It is perhaps one of my own favourite paintings and so it has been splendid over the last few days to see my original “statement of ego” (for that is what most art is) taken a little bit further after all these years. I was struck by the similarity of the close up texture and tonal work between some areas at the beginning of the gallery wall and my own “In from the Cold” piece.

The painting itself was finished many years ago, but I feel that I have only just finished it properly in my own head now, after this first visit to Berlin and the unrelenting mosaic of social, political and historical detail I have taken on board.


 

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Upcycle


Up cycling by www.rebago.com

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I really like these “upcycled” bags on a stall in a market in Berlin. They are a bit pricy at E35:00 upwards, but they are all bespoke individual pieces. Speaking to the young Polish woman on the stall, she explained how they use materials such as inner tubes, airbags and seatbelts (all car related material I note). This makes for strong, durable products that are waterproof and long lasting. There is an industrial stylishness about them which beats the commercial sports/school bag hands down.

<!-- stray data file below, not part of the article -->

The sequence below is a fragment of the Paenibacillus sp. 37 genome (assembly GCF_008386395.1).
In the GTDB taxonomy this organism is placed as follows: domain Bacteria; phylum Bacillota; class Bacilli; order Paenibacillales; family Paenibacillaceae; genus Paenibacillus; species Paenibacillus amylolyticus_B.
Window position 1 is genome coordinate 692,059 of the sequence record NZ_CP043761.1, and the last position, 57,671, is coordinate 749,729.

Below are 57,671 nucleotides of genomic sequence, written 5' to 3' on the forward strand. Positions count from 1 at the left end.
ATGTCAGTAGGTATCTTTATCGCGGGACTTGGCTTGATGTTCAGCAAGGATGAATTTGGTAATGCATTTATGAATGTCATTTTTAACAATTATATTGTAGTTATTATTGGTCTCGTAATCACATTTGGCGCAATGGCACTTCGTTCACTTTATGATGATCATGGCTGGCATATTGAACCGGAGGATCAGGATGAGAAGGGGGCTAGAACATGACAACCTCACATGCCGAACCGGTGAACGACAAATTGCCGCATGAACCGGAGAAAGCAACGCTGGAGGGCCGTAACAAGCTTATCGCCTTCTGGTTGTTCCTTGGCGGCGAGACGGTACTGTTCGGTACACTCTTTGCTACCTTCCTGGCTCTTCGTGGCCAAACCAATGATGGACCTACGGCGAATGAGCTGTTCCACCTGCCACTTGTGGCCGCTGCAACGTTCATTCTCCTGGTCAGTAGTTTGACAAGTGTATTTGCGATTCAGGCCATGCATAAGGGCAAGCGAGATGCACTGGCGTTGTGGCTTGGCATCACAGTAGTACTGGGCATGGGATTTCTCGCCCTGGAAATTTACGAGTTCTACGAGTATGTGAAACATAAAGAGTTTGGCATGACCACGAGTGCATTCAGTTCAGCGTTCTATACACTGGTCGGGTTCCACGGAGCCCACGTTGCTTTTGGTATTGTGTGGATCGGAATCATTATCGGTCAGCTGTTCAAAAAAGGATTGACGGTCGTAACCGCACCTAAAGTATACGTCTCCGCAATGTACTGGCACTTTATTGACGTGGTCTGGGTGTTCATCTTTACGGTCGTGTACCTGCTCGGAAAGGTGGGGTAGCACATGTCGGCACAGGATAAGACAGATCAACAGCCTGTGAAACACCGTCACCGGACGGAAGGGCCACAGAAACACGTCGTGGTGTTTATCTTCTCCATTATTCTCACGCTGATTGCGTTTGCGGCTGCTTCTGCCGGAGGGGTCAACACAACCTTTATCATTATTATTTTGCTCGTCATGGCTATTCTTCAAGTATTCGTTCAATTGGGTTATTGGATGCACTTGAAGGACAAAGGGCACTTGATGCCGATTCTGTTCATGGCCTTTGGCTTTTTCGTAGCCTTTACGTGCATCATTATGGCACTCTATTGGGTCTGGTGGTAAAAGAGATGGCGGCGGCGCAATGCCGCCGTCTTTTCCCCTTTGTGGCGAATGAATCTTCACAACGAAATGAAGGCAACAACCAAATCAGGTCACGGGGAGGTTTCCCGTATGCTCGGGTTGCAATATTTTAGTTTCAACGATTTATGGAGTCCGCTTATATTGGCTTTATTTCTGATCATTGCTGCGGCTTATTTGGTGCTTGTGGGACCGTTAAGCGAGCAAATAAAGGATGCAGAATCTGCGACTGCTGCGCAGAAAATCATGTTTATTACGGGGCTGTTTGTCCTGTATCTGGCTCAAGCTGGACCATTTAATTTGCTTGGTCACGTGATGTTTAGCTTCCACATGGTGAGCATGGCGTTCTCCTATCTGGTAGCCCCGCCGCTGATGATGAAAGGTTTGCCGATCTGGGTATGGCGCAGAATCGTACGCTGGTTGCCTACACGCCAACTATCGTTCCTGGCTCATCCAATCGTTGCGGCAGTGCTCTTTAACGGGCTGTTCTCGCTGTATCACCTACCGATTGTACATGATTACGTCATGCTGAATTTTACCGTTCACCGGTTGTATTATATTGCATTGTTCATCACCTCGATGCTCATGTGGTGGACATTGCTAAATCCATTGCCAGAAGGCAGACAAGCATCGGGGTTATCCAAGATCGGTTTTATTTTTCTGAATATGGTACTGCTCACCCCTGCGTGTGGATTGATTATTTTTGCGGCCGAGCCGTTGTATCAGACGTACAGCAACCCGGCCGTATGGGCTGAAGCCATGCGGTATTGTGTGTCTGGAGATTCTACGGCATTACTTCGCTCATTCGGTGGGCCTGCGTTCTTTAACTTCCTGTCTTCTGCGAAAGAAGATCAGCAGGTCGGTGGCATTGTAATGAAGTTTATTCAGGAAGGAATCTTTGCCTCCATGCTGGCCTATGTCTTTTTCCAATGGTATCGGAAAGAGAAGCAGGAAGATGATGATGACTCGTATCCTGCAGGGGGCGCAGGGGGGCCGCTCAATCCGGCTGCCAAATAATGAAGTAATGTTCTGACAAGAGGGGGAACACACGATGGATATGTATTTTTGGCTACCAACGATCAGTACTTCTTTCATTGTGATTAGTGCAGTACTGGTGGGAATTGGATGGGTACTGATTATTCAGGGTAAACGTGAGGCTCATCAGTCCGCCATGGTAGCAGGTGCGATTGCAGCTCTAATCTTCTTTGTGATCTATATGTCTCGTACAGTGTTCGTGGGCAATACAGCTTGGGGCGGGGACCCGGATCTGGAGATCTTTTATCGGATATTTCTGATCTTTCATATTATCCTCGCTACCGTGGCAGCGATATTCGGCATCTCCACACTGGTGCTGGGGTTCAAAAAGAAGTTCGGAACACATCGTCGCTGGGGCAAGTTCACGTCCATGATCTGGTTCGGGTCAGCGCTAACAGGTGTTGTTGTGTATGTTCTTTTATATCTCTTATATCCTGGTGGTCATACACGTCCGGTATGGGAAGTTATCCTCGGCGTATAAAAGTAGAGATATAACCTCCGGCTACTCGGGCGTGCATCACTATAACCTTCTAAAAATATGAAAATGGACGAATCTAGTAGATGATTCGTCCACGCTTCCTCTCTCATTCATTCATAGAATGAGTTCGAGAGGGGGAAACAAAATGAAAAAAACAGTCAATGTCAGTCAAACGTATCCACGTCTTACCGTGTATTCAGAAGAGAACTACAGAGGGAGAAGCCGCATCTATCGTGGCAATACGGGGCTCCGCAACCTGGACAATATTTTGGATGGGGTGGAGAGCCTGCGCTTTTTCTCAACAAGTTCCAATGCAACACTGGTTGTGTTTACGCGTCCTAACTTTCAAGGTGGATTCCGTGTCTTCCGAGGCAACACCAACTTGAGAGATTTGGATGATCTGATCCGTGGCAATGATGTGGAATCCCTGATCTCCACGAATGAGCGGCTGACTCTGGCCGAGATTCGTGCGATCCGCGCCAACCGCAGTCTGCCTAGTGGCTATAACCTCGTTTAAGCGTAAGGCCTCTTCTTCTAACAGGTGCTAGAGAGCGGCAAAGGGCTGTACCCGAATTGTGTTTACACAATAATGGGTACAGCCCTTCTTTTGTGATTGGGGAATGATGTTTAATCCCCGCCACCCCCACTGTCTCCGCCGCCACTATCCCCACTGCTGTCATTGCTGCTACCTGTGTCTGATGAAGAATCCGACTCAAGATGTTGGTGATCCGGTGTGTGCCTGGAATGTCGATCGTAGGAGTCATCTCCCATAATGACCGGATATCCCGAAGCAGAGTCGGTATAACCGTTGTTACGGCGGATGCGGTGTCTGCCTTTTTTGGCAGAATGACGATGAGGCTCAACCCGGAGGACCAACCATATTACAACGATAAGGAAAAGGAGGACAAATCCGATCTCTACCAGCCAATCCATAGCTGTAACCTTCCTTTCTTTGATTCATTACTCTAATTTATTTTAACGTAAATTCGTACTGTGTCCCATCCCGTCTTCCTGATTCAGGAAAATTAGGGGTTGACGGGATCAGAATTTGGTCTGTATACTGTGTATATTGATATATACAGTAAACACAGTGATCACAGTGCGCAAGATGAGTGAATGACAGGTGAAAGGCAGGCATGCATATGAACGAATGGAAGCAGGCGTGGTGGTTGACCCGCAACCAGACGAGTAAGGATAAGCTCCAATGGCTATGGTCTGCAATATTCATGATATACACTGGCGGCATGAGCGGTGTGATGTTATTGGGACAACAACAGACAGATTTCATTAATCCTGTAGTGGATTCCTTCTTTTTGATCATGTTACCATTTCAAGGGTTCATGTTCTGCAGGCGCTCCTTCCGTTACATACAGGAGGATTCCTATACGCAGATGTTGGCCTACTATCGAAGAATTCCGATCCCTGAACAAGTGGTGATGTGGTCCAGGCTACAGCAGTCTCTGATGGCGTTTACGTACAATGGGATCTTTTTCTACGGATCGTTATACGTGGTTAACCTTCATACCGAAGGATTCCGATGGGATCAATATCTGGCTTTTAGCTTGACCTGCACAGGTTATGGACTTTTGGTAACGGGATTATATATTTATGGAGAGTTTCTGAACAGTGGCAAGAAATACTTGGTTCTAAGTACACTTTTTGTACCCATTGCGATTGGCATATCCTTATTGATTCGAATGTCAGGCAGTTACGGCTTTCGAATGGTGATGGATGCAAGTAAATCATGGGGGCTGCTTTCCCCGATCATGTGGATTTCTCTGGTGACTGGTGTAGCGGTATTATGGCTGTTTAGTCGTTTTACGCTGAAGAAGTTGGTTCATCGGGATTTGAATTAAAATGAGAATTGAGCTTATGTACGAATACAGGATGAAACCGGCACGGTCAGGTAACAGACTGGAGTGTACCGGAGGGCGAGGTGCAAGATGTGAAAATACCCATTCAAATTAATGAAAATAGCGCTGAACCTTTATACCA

The bags are also for sale at www.rebago.com

I see another new curriculum GCSE project in the making……

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IES

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This-evening at EIS

Took Dan here this-evening for sprint practise. This started as an experiment in uploading a video to the blog. (Obviously it links to you tube rather than being embeded in the website blog itself).

The still image link is quite interesting in that I see it as a potential painted image itself. The you tube experiment worked perfectly.

Still image and video sort of correspond with my dreamscape and narrative overlay idea I suppose. So the painting starts to move and as it becomes a video it takes on the story telling aspect mentioned earlier.

I still want to make paintings based around this though. Making a video is too easy. Setting up the creative context for the perfect detail within the tale as required in the kind of painting I mean is much harder.



 

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Dreams and Art

How do we use dreams in Art?

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“Allotment Sheds”: Oil on canvas

60″ x60″: Claytor 1982


Just been rooting through my old paintings for one that fits with this idea. Sheds, gardens, ramshakle structures etc.

The artwork is not really complete for the Aragorn tower dream yet though. I don’t want to create the impression that I am always having these super cathartic dreams that point the way foreward in both my creative and social life. Nevertheless, this was an absolute corker! ………